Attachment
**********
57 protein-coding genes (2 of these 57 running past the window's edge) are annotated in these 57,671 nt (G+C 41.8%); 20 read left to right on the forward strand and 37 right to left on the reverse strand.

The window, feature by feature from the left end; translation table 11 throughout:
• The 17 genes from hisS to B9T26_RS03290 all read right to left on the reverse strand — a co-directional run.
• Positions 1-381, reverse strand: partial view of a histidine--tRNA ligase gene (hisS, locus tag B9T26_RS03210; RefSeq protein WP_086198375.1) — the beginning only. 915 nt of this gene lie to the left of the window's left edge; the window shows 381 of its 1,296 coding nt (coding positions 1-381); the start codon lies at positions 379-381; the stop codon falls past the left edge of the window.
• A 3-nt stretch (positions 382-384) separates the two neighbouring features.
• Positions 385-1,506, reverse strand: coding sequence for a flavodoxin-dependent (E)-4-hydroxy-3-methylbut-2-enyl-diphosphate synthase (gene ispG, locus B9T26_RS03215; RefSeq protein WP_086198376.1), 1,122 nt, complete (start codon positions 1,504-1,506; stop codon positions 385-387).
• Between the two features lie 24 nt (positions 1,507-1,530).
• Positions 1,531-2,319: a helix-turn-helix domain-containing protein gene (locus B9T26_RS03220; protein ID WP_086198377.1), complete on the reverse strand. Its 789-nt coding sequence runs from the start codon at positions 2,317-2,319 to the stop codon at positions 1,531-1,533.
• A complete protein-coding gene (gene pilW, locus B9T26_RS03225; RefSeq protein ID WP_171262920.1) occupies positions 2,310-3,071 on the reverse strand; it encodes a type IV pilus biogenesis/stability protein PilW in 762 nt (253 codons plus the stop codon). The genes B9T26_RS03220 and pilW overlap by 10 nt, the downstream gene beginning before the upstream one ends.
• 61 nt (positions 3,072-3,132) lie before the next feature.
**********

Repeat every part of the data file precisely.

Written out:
57 protein-coding genes (2 of these 57 running past the window's edge) are annotated in these 57,671 nt (G+C 41.8%); 20 read left to right on the forward strand and 37 right to left on the reverse strand.

The window, feature by feature from the left end; translation table 11 throughout:
• The 17 genes from hisS to B9T26_RS03290 all read right to left on the reverse strand — a co-directional run.
• Positions 1-381, reverse strand: partial view of a histidine--tRNA ligase gene (hisS, locus tag B9T26_RS03210; RefSeq protein WP_086198375.1) — the beginning only. 915 nt of this gene lie to the left of the window's left edge; the window shows 381 of its 1,296 coding nt (coding positions 1-381); the start codon lies at positions 379-381; the stop codon falls past the left edge of the window.
• A 3-nt stretch (positions 382-384) separates the two neighbouring features.
• Positions 385-1,506, reverse strand: coding sequence for a flavodoxin-dependent (E)-4-hydroxy-3-methylbut-2-enyl-diphosphate synthase (gene ispG, locus B9T26_RS03215; RefSeq protein WP_086198376.1), 1,122 nt, complete (start codon positions 1,504-1,506; stop codon positions 385-387).
• Between the two features lie 24 nt (positions 1,507-1,530).
• Positions 1,531-2,319: a helix-turn-helix domain-containing protein gene (locus B9T26_RS03220; protein ID WP_086198377.1), complete on the reverse strand. Its 789-nt coding sequence runs from the start codon at positions 2,317-2,319 to the stop codon at positions 1,531-1,533.
• A complete protein-coding gene (gene pilW, locus B9T26_RS03225; RefSeq protein ID WP_171262920.1) occupies positions 2,310-3,071 on the reverse strand; it encodes a type IV pilus biogenesis/stability protein PilW in 762 nt (253 codons plus the stop codon). The genes B9T26_RS03220 and pilW overlap by 10 nt, the downstream gene beginning before the upstream one ends.
• 61 nt (positions 3,072-3,132) lie before the next feature.